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Robot contest puts design into action

Dean Ljubicic, right, scores the winning shot in the 2004 contest, 'The Big Dig.' Co-driver Salvatore Pallante, left, leads a victory cheer.
Dean Ljubicic, right, scores the winning shot in the 2004 contest, 'The Big Dig.' Co-driver Salvatore Pallante, left, leads a victory cheer.
Photo / L. Barry Hetherington
Danielle Chou, left, helps with a machine in its early design phase during the 2002 contest.
Danielle Chou, left, helps with a machine in its early design phase during the 2002 contest.
Photo / Donna Coveney

MIT's 35th annual festival of anguish, elation and extreme engineering--the 2.007 Mech E Design Contest--takes place on May 12 and 13 at 6 p.m. in Johnson Athletic Center.

The mother of all robot contests, 2.007 has been replicated worldwide in engineering schools and on television. This week, visitors and robot contest fans have a unique chance to view a video history of 2.007 and to get an insider's preview of the 2005 contest in an inauguration week event, "Learning by Design," to be held Thursday, May 5, from 1 to 3 p.m. in Building 10-250.

Alexander Slocum, professor of mechanical engineering and MacVicar Fellow, emcees the two-night elimination tournament every year. For "Learning by Design," Slocum will comment on the 2.007 experience and on the types of contest entries he's seen--from "bulldozers" to "extendo lazy-tongs bifurcated doo-hoppers." The event will open with a video of contestants from past competitions biting their nails and shouting for joy.

Meanwhile, down in the Pappalardo Lab (Building 3-030), students are revving up for the final rounds of this year's contest on May 13th. The annual 2.007 contest concludes the mechanical engineering course Design and Manufacturing I, taught by MIT faculty and staff under Slocum's direction. The contest is a final exam, "two evenings of reality-meets-theory. This is when physics hits the road," said Slocum.

Inside 2.007

Course 2.007 begins in February, when each one of 130 students in the class is given a kit of nearly 100 items ranging from electric motors to structural elements (wooden slats, aluminum sheets, steel rods, plastic tubing, rubber bands) to springs, gears and bearings.

Machines designed and built for 2.007 must fit into a box roughly the size of a picnic hamper. On contest night, each machine has 45 seconds to complete certain tasks--gathering plastic bottles, ping-pong balls or hockey pucks, moving glass marbles, or playing tug of war--while a competing machine does the same tasks within the playing area. The final rounds of 2.007 are invariably crowd-pleasers.

The 2.007 contest (originally the 2.70 contest) evolved from a 1970 "creativity kit," developed with the help of then-graduate student Woodie S. Flowers, now MIT's Pappalardo Professor of Mechanical Engineering.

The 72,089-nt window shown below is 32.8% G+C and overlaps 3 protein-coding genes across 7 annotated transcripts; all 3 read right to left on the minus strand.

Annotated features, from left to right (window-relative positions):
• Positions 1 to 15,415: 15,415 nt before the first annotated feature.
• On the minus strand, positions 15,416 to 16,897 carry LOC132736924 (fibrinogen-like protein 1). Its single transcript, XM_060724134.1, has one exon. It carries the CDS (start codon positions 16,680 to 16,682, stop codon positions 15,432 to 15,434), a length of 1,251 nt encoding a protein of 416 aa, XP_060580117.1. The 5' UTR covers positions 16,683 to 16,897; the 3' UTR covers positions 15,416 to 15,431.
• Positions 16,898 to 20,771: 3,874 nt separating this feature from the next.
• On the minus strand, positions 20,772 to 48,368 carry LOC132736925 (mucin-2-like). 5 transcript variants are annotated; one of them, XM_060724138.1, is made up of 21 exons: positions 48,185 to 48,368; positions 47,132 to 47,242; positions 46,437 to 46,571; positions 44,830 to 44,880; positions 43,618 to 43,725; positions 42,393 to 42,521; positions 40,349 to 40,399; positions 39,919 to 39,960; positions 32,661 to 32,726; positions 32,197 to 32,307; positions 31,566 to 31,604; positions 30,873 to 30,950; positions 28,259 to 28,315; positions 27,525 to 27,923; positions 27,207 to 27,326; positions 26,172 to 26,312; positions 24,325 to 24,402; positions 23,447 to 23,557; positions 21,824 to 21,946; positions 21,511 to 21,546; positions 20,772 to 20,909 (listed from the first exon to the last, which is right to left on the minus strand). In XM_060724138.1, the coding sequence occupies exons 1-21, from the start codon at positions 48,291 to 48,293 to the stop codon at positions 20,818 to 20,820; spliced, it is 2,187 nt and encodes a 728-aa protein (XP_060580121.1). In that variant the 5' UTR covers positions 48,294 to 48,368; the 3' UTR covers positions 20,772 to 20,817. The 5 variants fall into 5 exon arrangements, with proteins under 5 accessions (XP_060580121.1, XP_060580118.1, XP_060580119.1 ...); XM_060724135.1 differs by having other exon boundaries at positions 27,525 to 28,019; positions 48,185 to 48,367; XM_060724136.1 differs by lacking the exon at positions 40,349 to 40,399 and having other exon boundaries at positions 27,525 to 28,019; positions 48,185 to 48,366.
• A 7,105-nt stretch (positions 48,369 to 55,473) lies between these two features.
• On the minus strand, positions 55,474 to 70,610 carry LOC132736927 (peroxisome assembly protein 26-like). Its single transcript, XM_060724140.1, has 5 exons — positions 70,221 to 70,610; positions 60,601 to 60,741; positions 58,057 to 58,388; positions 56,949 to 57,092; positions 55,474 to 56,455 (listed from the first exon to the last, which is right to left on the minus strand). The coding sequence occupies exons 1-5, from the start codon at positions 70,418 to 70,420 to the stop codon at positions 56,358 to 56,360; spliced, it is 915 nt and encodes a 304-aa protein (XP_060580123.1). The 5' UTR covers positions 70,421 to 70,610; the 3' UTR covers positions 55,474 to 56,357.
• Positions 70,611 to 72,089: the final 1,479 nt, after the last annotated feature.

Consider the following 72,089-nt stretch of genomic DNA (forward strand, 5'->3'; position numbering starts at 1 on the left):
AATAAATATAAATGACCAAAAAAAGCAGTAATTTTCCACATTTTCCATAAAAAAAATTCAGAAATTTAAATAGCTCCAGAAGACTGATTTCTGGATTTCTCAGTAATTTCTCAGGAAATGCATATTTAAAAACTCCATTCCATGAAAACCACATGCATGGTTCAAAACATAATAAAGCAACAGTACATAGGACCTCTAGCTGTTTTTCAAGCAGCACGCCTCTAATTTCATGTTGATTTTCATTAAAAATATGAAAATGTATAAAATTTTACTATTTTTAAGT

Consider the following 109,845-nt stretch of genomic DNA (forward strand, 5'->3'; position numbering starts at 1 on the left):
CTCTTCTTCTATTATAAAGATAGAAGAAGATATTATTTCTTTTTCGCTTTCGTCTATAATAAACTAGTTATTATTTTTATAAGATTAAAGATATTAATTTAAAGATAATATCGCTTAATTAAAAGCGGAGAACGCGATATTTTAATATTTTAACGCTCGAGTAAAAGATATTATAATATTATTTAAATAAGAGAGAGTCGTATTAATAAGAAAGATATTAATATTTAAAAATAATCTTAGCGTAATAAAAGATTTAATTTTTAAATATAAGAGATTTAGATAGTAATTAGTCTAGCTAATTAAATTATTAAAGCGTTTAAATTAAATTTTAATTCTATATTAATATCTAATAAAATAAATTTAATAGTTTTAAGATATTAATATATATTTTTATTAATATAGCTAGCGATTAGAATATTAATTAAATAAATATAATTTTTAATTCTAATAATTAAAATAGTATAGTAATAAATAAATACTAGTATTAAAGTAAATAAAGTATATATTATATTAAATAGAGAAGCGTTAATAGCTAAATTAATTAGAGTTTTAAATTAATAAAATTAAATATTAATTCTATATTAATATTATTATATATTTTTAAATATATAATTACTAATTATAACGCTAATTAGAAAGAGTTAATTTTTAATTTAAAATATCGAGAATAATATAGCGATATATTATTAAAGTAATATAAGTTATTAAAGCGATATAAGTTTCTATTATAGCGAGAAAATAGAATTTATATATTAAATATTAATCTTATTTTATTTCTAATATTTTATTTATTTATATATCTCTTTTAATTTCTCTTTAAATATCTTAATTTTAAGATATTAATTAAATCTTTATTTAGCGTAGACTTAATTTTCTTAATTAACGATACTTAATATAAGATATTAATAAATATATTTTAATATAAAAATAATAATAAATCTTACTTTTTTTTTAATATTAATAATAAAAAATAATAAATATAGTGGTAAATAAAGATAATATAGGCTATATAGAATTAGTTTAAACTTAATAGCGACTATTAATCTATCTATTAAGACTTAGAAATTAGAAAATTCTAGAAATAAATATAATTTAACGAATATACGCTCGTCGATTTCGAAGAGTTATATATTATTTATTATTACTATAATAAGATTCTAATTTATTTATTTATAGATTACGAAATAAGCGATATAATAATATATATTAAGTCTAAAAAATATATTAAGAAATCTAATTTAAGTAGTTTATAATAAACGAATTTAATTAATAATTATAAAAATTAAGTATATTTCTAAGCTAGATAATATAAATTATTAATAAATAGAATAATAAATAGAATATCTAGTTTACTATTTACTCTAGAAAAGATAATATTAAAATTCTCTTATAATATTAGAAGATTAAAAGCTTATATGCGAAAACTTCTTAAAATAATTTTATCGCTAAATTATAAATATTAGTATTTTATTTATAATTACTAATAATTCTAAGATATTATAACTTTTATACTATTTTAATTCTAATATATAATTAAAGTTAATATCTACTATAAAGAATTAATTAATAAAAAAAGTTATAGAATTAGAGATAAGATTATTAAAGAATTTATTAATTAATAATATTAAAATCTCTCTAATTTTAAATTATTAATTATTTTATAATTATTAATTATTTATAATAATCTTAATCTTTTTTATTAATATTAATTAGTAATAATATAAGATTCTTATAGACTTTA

Contests are named annually. "A Better Mousetrap" occurred in 1972. Since then, 2.007 titles have ranged from the political ("Watergater," 1974) to the pop-cultural ("The Cuckoo's Nest," 1988) to the extreme-environmental ("Ballcano," 1997; "MechEverest," 1998). This year's "Tic Tech Toe" is inspired by the façade of Simmons Hall.

Motor memory

Each round of the contest is a mere sliver of time, but those seconds can affect a lifetime. No one seems to recover from 2.007. Past winners and contestants who returned to MIT to celebrate the contest's 30th birthday in 2000 spoke about the course as if they were still competing. Some keep portraits of their robots handy, like family pictures. Others brood on retooling for victory.

"It is the purest form of design you will ever experience. It changed my perception on engineering and design, as well as my own ability and confidence," said Aaron G. Flores (S.B. 1991, S.M., Ph.D.) winner of "Not in My Backyard," 1989.

"I cheer myself up by recalling that I won 2.007, and when I speak to alumni I refer to winning as the highlight of my academic career," said Brian G. R. Hughes (S.B. 1977), Alumni Association president 1999-2000 and winner of "The Great Can Test" in 1976.

"Sometimes I still have nightmares," said George S. Lechter (S.B. 1975, S.M.), winner of "The Great Water Waiter Race," 1972.

Thomas H. Massie (S.B. 1993) returned to compete in an anniversary alumni contest in 2000, seven years after his victory in "Pipe Dreams." Massie and his wife, Rhonda, worked for three days and nights to build a silvery one-armed rock-sweeper for the battle. The Massies' machine was fierce, but not triumphant.

But the spell doesn't wane. As Massie and his family packed up to leave Johnson, the 2.007 veteran surveyed the familiar scene--cables running every which way, elated students shouting, children chasing street hockey balls--with happiness. For an engineer, there's something irresistible about building, rebuilding and starting all over again.

A version of this article appeared in MIT Tech Talk on May 4, 2005 (download PDF).

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